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Chemotherapy Side Effects: Nausea and Vomiting


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Chemotherapy can cause nausea and vomiting. 

  • Nausea is a feeling of queasiness in the stomach.
  • Vomiting (also called throwing up, emesis, and informally, barfing) is the forceful expulsion of the contents of one's stomach through the mouth and sometimes through the nose.

If, and when, nausea and vomiting will occur is individual to each of us, although it may be more common with some chemotherapies than others.

  • Nausea and vomiting can occur before treatment such as the day before or upon entering the health care faclility where chemotherapy is administered (anticipatory nausea/vomiting). Anticipatory nausea is very real even though it occurs before chemotherapy infusion.
  • A reaction can be experienced within minutes after adminstration of treatment or 4-6 hours after treatment or as much as 12 or even 24 hours later.  Some patients feel flu-like symptoms which can include nausea around the third day after treatment. Most people feel fine for the first hours after a treatment and find this is a good time to eat a meal.
  • Nausea and vomiting which occurs soon after administration of treatment may last a few hours. It usually resolves within 24 hours.  Nausea has been known to last 6 - 7 days.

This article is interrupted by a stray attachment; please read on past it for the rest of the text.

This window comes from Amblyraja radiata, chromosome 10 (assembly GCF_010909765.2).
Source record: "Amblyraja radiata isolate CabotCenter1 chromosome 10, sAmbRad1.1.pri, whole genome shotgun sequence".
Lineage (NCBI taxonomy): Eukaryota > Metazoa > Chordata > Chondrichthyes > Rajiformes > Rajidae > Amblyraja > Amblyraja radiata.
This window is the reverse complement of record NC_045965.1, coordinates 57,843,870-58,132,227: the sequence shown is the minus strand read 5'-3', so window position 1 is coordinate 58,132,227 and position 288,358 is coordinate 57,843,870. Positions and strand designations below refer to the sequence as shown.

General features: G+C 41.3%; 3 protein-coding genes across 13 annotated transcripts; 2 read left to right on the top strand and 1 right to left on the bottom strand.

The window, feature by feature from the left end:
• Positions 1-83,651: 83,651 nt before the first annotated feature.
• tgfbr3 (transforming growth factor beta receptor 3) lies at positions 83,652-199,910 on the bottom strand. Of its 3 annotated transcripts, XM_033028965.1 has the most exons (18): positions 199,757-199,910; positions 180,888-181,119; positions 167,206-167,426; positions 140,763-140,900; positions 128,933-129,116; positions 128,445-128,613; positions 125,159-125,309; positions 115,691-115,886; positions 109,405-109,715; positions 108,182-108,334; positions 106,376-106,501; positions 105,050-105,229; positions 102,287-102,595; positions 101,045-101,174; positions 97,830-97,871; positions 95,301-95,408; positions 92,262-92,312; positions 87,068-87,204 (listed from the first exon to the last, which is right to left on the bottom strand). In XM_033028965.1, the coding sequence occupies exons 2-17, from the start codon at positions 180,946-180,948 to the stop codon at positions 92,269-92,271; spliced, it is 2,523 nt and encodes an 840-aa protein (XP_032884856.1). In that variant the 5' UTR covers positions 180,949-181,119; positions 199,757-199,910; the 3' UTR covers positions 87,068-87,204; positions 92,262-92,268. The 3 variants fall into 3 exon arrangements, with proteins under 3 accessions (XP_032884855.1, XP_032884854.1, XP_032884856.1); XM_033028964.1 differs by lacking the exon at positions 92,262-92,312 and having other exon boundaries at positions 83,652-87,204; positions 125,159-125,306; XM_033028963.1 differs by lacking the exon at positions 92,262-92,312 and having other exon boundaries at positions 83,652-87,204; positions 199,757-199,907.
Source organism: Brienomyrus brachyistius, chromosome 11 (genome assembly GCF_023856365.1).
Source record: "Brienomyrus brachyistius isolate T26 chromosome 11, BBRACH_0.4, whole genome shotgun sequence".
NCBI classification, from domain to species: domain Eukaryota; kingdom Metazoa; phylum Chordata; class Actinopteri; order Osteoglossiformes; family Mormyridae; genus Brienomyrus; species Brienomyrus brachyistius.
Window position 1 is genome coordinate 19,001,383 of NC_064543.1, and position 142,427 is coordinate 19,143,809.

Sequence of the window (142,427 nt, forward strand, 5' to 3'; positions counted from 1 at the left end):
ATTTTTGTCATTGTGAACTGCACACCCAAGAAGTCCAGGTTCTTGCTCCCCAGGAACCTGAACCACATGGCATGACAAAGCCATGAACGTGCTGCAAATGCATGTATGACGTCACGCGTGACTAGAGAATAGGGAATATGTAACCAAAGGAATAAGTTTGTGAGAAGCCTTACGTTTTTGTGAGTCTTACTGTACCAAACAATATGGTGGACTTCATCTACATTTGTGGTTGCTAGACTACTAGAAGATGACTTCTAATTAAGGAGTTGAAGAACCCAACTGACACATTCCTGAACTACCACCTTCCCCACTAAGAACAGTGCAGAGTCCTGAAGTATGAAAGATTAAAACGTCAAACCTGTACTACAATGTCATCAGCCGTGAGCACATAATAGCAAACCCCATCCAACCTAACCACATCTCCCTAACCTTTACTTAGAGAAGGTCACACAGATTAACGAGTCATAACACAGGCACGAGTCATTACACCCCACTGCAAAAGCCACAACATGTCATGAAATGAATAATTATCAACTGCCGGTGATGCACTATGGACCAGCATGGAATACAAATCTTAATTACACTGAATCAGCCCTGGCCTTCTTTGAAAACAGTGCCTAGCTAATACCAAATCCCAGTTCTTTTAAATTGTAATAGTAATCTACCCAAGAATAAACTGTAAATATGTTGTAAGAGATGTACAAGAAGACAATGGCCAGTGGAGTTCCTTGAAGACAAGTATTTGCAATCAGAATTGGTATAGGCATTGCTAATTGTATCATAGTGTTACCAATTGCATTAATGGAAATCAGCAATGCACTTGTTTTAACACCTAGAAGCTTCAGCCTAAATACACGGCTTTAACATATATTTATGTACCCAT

Tell your doctor or nurse if you are very nauseated, if you have been vomiting for more than a day, or if your nausea is so bad that you cannot keep liquids down. Anti-nausea medicines are very effective in relieving or preventing nausea and vomiting. Non-drug techniques also help with nausea. For example,

  • Rinse your mouth often to eliminate any bad taste.
  • Distract yourself with activities that you enjoy.
  • Avoid strongly scented foods.
  • Before chemo appointments, drink fluids and eat a light meal in addition to taking an anti-nausea drug.
  • For additional  tips for reducing the effects of nausea, click. here.

Consider carrying a bag with you "just in case" you get nauseous while outside the home.

Keep track of your symptoms to make a discussion with your doctor or other health care provider more useful. Survivorship A to Z provides a symptoms diary to help you keep track. When you are ready to see a doctor, a click of a button changes your diary into an easy to read graph. For information, see "To Learn More."    

Last, but not least, do what you can to increase your appetite.

For more information, see:

NOTE: Get a prescription for anti-nausea medication from your doctor and get it filled. Keep the medication with you when possible. It is better to stop nausea early than allow it to become vomiting. If payment for drugs is difficult, click here.

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